Beam Search Error Analysis 2 questions


About the beam search error analysis, I have two questions:

  1. The first question is what many others have asked. How would we calculate y* through the RNN? Does Andrew say we give the y* to the model and get the value p(y|x)?

  2. How would beam search chose y^ when p(y*|x) > p(y^|x)? The search chooses the B highest probabilities at each step how would it make that mistake? could it be that y^ has the highest probability in earlier steps but in the end y* has the highest and we just lost choosing y* in the earliest steps?

  1. At each step, RNN produces probability of next word given the current word and previous context. To calculate P(y*|x), instead of taking the argmax of this output (which is what you’d do when computing P(y^|x) ), take the probability entry for human generated word.
  2. Going back to the lecture, if the model had chosen visits instead of visited, then the overall translation could’ve had a higher probability than y^. It so happened that the model found visited to be the most likely word based on the words seen so far.

I suppose Balaji covers perfectly. I may want to add a few things from a conditional probability view points.

P(\hat{y}|x) is actually P(\hat{y}^{<1>},\hat{y}^{<2>}, ...,\hat{y}^{<T_y>}|x) . (and same to P(y^*|x).)

In general, it can be written as,

\begin{aligned} &P(y^{<1>},y^{<2>}, ..., y^{<T_y>}|x) = \\ &P(y^{<1>}|x)\cdot P(y^{<2>}|x,y^{<1>}\cdot )\cdot P(y^{<3>}|x,y^{<1>},y^{<2>})..\cdot P(y^{<T_y>}|x,y^{<1>},y^{<2>}, ..,y^{<T_y-1>})\end{aligned}

It’s a multiplication of a conditional probability of each step.

And, the challenge is, as Balaji pointed, in the early phase, we needs to select the best one (or B) from a conditional probability of a few steps like this. P(y^{<1>},y^{<2>}|x) = P(y^{<1>}|x)\cdot P(y^{<2>}|x,y^{<1>})
But, you can see this is a very small part of the final probability as a sentence. Selecting a different path (combination of different words) may get the higher score at the end. In this sense, Andrew said that “Beam search is at fault”.

To avoid this situation, we may want to keep slightly larger B, but, of course, it’s depending to the computational resources and expected time.

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That makes total sense. As i asumeed p(y^|x) wins in earlier steps but then at the end p(y*|x) has a higher value. However, I’m still very unclear how we get the value of p(y*|x).
I would appreciate your help.

To simplify, let think B=1 case.

At a step t,

  • In RNN cell, a probability distribution list for an entire vocabulary is created. Then, pick up the word which has the highest probability. That’s P(\hat{y}^{<t>}|x, \hat{y}^{<1>},..\hat{y}^{<t-1>})
  • Then, calculate P(\hat{y}|x) = P(\hat{y}^{<1>}\hat{y}^{<2>},..,\hat{y}^{<t>}|x) with using the cell state in the previous step.

Then, it is no longer an elegant math world, but a debug activity. The key point is we have a probability distribution list for an entire vocabulary.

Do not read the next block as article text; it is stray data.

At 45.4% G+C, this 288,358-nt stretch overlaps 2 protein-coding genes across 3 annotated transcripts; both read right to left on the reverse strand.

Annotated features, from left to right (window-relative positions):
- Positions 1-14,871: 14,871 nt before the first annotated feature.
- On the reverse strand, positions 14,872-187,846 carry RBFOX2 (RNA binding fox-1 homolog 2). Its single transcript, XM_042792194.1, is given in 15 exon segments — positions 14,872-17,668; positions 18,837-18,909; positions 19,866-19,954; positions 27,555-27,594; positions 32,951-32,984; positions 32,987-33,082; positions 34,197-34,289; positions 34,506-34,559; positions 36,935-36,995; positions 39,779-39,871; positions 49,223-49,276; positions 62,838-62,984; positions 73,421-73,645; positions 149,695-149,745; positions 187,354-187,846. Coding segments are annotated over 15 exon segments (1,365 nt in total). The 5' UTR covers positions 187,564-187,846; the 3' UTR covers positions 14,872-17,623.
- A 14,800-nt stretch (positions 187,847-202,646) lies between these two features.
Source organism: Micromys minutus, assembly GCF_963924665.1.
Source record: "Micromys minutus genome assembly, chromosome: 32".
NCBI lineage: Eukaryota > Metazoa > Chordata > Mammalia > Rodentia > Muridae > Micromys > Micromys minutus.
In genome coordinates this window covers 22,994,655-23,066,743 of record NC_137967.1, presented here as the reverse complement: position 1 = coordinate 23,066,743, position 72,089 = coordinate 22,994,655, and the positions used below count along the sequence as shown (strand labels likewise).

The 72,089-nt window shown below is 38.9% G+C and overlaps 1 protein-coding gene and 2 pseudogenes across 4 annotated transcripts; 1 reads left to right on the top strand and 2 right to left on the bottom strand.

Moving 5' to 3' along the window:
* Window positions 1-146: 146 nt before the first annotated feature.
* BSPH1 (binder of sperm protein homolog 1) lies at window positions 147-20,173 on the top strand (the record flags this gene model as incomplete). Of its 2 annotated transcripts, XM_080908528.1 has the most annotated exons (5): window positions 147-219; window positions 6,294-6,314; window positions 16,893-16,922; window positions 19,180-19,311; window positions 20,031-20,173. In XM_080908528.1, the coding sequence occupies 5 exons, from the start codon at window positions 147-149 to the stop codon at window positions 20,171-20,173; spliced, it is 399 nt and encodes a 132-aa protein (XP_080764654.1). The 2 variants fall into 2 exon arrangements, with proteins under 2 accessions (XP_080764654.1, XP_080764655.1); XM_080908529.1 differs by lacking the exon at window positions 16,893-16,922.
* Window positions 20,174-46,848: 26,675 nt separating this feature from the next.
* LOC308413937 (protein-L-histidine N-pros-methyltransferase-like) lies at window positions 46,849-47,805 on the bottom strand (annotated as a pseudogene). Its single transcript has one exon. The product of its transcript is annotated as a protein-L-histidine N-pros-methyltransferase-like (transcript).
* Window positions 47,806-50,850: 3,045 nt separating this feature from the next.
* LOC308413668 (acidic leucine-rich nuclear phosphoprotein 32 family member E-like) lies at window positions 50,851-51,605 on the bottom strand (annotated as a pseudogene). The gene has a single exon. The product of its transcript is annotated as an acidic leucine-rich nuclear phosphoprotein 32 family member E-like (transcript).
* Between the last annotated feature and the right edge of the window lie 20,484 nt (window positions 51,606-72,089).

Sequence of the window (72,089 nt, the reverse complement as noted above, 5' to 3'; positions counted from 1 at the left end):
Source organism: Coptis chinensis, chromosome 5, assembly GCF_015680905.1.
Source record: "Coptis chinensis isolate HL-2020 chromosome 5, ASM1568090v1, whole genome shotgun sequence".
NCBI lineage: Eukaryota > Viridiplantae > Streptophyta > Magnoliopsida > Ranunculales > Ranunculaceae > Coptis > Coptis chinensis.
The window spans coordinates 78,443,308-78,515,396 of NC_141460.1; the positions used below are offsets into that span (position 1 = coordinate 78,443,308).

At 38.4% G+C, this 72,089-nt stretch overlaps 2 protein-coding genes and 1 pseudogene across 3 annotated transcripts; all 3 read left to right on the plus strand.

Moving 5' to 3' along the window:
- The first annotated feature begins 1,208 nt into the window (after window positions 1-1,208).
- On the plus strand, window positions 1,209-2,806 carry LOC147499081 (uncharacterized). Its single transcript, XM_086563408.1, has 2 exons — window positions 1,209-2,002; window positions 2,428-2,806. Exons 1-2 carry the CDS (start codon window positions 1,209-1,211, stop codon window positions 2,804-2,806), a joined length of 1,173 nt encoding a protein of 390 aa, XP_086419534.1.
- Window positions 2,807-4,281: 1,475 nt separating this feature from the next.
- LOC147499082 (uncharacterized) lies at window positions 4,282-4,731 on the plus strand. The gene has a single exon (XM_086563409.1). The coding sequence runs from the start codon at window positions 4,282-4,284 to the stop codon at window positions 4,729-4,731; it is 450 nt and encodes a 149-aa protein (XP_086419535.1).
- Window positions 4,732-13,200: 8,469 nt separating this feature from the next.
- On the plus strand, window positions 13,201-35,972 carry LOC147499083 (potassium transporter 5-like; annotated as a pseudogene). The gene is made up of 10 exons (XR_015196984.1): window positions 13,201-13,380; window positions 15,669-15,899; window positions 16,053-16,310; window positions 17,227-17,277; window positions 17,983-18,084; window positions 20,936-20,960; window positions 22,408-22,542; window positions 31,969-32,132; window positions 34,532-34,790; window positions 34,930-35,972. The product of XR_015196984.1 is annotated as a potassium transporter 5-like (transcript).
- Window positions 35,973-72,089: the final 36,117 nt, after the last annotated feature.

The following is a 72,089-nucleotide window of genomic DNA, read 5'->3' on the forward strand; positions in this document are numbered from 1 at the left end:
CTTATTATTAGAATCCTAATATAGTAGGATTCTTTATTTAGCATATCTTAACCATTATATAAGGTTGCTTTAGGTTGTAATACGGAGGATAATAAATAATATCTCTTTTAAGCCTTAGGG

Now, we have y^* as a human defined label, which is be a list of word. At the step t, the word to be selected can be written as y^{*<t>}. And, that string can be converted into the index for a vocabulary, which is in the probability distribution list created in the step t. So, we can pick up P(y^{*<t>}|x,\hat{y}^{<1>},..\hat{y}^{<t-1>}) from the probability distribution list.

Of course, there are multiple ways for this debugging. The important thing is we have a list of word ID as a label created by a human. So, logging of probability distribution in each step should work. Or pass this word ID, and extract P(y^{*<t>}|x,\hat{y}^{<1>},..\hat{y}^{<t-1>}) is the another way. If you want to see P(y^{*<t>}|x,y^{*<1>},..y^{*<t-1>}), the way Balaji suggested is the one.

To calculate P(y*|x), instead of taking the argmax of this output (which is what you’d do when computing P(y^|x) ), take the probability entry for human generated word.

In any cases, you need to modify your RNN code with keeping trained weights.

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Hello Everyone!

In the Error Analysis in Beam Search video, at 5:31, Prof. Andrew told that y^{*} can be equal to or less than \hat{y}. If both are equal, it means the model’s translation is good and neither RNN nor Beam Search is at fault. I believe Prof. Andrew unintentionally used the word “equal”. right?


Please consider the problem below, after generating all candidates (few dummy scores shown below):
When we use argmax, index of the 1st maximum is captured.

In [1]: import numpy as np

In [2]: ps = np.array([1/5, 2/5, 2/5])

In [3]: np.argmax(ps)
Out[3]: 1

So, if it happens that both y^{*} and \hat{y} were equally likely and the model picked \hat{y} over y^{*}, that’s still unacceptable. Since P(y^{*}|x) should be the highest, RNN is at fault.

I recommend the correction be done inside case 2 to make it \le instead of < like this:
But RNN predicted P(y^{*}|x) \le (\hat{y}|x)


Yeah, I got you. Thanks for clarifying my doubts…

And, yes, I agreed that ≤ should be used, instead of <, in case 2, in this Error Analysis in Beam Search video, at 5:44.

Please notify the staff via a ticket.

Git issue submitted…